But the recent travails of Dubai, where a debt-driven bubble economy is now bursting, provide a powerful reminder that in up-and-coming economies, what goes up can come down — and fast. That these markets have gained so much, so quickly — with some white-knuckled drops along the way — gives some investment professionals pause.

Mark Mobius, one of the deans of emerging market investing, said that while developing markets still have room to run, the first half of 2010 could be bumpy.

“We continue to see upside, but with substantial corrections along the way, which could be as much as 20 percent,” said Mr. Mobius, the executive chairman of Franklin Templeton Investments, which is based in San Mateo, Calif.

Some market specialists worry that asset bubbles akin to the one that inflated and burst in the American housing market might be growing in places like China and Hong Kong. Others fret over the risks posed by volatile commodities prices, as well as over the inevitable end of this period of ultralow interest rates.

Leon Goldfeld, the chief investment officer for HSBC Global Asset Management in Hong Kong, told reporters this month that HSBC had cut its exposure to Asian equities, anticipating a 10 percent to 15 percent decline in early 2010. After that, Mr. Goldfeld said, Asian stocks would represent a “good buying opportunity.”

As long-term investments go, emerging markets seem to have a lot going for them. On average, developing countries have less sovereign, corporate and household debt than developed countries. Their economies are also growing faster than industrialized ones. Merrill Lynch predicts that emerging market economies will grow 6.3 percent next year, while the global economy expands by 4.4 percent.

Emerging markets are eclipsing their developed peers in other ways as well. Imports to the BRIC nations are likely to surpass imports to the United States for the first time ever in 2009, according to Morgan Stanley.

For the moment, the developing world is the engine of global growth. Emerging markets accounted for virtually all of the year’s growth in global output, because developed economies shrank or were flat. Even if developed countries recover completely in 2010, emerging economies will account for 70 to 75 percent of the growth in global output “for the foreseeable future,” said Mr. Conway of Schroders.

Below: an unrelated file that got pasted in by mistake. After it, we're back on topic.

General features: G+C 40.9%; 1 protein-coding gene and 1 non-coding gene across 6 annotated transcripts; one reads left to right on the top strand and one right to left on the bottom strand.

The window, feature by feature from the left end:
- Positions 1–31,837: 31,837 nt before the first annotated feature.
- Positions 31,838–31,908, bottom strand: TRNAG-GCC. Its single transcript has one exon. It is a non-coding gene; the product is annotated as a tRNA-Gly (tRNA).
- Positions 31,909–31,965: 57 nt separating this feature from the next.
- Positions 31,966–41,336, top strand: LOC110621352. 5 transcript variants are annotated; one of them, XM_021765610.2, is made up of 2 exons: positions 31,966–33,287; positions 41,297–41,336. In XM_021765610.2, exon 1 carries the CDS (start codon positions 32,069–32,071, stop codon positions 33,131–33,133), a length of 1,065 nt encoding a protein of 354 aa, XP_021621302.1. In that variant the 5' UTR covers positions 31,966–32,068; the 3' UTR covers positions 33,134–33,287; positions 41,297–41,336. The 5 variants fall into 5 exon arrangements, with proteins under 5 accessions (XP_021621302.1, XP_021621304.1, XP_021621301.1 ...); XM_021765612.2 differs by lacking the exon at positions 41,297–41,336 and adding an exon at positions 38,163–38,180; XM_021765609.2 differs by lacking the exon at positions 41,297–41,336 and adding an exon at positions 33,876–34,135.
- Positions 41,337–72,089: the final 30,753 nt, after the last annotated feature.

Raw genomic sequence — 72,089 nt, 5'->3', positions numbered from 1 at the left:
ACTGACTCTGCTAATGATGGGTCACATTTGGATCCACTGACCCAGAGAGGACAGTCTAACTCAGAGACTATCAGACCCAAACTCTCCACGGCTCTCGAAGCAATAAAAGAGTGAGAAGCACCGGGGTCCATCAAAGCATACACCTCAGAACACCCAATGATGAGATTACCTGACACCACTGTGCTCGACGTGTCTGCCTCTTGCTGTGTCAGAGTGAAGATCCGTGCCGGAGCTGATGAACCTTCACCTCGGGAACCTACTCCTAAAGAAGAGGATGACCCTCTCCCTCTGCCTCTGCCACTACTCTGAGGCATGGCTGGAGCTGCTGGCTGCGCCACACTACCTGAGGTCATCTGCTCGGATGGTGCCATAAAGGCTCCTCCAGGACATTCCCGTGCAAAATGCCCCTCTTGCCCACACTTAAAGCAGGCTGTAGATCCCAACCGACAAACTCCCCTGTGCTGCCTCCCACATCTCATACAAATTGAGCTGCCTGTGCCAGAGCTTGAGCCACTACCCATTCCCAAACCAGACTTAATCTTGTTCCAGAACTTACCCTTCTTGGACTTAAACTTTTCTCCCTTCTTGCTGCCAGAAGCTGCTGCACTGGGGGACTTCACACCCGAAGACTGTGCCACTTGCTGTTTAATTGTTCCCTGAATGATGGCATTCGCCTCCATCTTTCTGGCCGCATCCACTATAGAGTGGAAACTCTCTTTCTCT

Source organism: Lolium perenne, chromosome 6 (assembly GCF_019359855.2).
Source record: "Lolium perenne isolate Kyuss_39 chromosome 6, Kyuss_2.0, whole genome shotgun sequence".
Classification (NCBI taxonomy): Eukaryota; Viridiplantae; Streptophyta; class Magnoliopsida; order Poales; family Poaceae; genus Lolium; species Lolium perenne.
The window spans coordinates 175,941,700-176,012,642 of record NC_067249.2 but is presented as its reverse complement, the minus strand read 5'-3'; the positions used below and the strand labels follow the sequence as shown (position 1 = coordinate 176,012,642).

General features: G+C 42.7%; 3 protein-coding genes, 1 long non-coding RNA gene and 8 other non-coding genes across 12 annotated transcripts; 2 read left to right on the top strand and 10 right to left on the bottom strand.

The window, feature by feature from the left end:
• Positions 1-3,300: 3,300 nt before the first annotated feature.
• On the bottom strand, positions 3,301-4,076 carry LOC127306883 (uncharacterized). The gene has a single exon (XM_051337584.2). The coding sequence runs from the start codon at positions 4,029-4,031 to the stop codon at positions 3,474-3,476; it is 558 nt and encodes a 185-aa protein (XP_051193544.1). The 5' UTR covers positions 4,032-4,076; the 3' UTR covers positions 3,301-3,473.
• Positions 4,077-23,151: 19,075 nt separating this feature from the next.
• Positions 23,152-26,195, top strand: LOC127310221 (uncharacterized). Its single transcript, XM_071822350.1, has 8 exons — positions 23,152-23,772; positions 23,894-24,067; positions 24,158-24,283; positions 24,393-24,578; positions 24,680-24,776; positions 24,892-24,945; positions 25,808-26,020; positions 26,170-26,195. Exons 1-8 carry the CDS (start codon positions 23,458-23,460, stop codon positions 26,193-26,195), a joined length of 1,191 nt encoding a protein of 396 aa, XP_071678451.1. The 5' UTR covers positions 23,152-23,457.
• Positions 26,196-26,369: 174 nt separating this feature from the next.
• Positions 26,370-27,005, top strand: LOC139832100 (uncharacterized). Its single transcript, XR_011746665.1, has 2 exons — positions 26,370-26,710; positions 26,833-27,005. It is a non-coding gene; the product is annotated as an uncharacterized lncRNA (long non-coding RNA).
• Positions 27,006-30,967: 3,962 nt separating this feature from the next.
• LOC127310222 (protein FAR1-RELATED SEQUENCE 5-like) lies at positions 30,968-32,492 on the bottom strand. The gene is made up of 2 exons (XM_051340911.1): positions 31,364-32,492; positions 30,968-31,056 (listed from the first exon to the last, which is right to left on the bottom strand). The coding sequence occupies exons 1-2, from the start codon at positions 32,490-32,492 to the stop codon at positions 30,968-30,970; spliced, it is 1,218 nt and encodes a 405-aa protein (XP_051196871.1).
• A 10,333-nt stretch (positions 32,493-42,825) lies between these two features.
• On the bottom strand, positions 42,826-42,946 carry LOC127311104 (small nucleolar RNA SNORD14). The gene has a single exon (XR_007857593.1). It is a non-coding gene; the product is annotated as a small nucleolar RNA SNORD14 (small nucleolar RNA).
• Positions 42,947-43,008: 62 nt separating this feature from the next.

Developing nations are also assuming a bigger role in the world economy. Morgan Stanley predicts that developing countries, including those in the Middle East, will account for 36 percent of total global gross domestic product in 2010, up from 21 percent in 1999.

All of this is a big lure to investors. Funds focused on equities in emerging markets attracted a record $75.4 billion this year, far surpassing their previous high of $54 billion in 2007, according to EPFR Global, which tracks fund flows.

Even after that influx, emerging markets still account for only a small fraction of investment portfolios in United States and Europe, the world’s money management centers. Less than 3 percent of assets managed by United States fund managers are invested in emerging markets. That number could double in the next five years, some investment experts say.

Even normally conservative investors might be tempted to jump into emerging markets, given the sluggish outlook in the United States and Europe. After a dismal decade for the American stock market, the developing countries might seem attractive.

“Investors are starting to look at this asset class and realize that it is a pretty safe place,” said Kevin Daly, who manages $1.7 billion in emerging market debt at Aberdeen Asset Management.

Despite their volatile history, emerging markets strike some money managers as relatively secure places to invest. Of course, such hopes have been dashed before.